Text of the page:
Ozone Alert Day Season kickoff in central Oklahoma

The Association of Central Oklahoma Governments (ACOG) is kicking off its Ozone Alert Day Season this week. And it comes as the agency expressed concerns the region will “likely violate federal air quality standards this year,” according to a news release.

Eric W. Pollard, Clean Cities Manager at OCOG explained that last year the region exceeded ozone standards set by the Environmental Protection Agency on eleven different occasions.

“Ozone Alert Days mean air pollution is expected to reach unhealthy levels,” Pollard said. “Ozone exposure is a health risk to the entire population, but particularly sensitive are children, the elderly, anyone with respiratory or cardiovascular illnesses, and anyone who experiences prolonged exposure.”

According to the Environmental Protection Agency (EPA) higher ozone levels correlate with increased asthma attacks and reduced lung function, increased hospitalization, and increased medication usage.

In addition to informing the public about health risks, ACOG works to inform individuals and organizations on emissions reduction actions that protect public health.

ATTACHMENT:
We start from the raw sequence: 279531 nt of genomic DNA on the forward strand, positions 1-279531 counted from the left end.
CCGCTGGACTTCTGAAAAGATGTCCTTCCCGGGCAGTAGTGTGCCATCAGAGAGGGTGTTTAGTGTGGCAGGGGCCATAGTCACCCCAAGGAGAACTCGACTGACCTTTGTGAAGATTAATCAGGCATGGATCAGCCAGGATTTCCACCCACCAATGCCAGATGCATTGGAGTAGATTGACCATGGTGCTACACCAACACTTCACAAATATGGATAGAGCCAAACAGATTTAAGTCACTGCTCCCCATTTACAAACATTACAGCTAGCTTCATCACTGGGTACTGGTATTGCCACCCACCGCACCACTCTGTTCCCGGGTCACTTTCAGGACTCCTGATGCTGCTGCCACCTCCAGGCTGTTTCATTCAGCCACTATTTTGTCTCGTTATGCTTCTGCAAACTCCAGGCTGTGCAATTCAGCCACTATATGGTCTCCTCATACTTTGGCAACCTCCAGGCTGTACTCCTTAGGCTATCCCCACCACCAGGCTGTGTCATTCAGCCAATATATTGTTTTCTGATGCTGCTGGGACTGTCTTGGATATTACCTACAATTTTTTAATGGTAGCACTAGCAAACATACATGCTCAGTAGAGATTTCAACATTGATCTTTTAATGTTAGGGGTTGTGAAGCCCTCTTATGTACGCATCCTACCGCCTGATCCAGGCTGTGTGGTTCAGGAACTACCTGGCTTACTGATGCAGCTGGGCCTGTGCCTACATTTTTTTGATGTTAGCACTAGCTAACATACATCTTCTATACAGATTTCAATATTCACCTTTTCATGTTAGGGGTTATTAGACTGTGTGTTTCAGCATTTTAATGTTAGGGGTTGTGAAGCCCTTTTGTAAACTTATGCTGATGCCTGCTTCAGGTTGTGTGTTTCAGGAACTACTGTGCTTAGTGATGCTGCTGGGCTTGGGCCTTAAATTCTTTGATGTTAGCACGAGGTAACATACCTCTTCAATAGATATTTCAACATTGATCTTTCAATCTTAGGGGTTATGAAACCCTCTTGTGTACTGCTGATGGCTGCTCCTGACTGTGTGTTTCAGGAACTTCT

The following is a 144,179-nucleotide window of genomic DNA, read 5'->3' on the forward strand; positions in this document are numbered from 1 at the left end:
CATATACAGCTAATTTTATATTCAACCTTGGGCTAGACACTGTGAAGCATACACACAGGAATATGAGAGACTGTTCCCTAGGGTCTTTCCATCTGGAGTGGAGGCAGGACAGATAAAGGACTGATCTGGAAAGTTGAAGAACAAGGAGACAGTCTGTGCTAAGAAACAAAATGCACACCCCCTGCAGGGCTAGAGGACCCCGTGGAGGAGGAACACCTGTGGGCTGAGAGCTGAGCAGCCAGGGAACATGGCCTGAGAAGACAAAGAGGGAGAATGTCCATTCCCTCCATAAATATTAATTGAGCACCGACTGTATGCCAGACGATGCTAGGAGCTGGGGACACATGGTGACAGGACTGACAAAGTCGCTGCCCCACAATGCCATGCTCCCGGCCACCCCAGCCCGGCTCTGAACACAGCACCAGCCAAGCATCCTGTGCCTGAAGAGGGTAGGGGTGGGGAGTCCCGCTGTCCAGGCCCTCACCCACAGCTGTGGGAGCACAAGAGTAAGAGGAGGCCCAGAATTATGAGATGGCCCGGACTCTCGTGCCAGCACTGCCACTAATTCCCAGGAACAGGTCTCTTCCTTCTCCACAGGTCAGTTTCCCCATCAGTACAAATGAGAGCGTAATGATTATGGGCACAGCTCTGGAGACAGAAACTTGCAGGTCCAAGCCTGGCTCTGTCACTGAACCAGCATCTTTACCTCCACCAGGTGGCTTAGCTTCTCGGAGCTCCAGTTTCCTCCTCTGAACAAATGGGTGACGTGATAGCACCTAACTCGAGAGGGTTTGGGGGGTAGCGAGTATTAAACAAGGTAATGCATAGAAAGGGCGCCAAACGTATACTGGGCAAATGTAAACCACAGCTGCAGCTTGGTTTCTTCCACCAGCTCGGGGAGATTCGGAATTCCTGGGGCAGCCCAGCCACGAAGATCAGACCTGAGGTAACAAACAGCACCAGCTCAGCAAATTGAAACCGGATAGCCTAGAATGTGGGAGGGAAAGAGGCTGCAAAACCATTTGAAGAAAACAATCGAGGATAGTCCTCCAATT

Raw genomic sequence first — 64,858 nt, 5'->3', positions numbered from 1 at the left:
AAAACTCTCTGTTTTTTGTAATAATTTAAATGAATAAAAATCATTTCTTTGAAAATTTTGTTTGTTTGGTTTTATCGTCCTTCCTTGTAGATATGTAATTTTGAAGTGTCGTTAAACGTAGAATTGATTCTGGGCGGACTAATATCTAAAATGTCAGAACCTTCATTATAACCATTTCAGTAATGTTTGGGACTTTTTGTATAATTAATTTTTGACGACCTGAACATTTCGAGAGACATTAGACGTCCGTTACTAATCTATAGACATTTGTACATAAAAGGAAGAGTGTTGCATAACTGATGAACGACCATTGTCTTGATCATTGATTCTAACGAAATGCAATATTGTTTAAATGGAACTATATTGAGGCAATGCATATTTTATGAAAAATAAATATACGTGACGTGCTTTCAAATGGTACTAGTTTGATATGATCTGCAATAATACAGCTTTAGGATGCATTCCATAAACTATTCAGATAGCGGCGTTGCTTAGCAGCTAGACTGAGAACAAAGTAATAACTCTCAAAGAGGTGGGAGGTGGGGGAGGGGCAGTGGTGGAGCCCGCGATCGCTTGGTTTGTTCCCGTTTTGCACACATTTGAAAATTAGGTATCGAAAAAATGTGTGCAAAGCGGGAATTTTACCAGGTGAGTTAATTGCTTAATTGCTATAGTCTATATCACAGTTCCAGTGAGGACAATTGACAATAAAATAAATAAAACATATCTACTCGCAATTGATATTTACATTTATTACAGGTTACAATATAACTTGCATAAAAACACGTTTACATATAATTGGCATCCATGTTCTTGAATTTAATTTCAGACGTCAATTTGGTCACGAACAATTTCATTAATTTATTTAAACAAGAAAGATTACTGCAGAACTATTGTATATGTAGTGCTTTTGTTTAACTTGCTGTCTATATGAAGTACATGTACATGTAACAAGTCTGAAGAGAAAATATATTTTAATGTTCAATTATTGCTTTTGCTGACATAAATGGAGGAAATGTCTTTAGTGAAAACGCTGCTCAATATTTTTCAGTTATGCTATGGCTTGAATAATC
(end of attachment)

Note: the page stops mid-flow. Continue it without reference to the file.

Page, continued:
This year, ACOG will partner with the City of Mustang on the region-wide kickoff April 18, 10 AM at Mustang City Hall, 1501 N Mustang Road, with a goal of educating the public about air quality standards and actions they can take to improve air quality in the region.

According to Pollard, the City of Mustang has taken a leadership role in advancing measures to reduce emissions on Ozone Alert Days. Mustang’s City Manager instituted a policy that city crews not mow city property on Ozone Alert Days.

“Every community in Oklahoma can take action to improve air quality for residents,” said Tim Rooney, City Manager, Mustang, Oklahoma. “Pollution doesn’t abide by boundaries, so regional cooperation is key.”

“Central Oklahoma needs to avoid non-attainment designation,” said Mark W. Sweeney, AICP, Executive Director, ACOG. “It could increase the cost of doing business, slow down infrastructure projects like road and bridge construction, and add new costs on individuals and families such as higher gas prices and vehicle emissions testing.”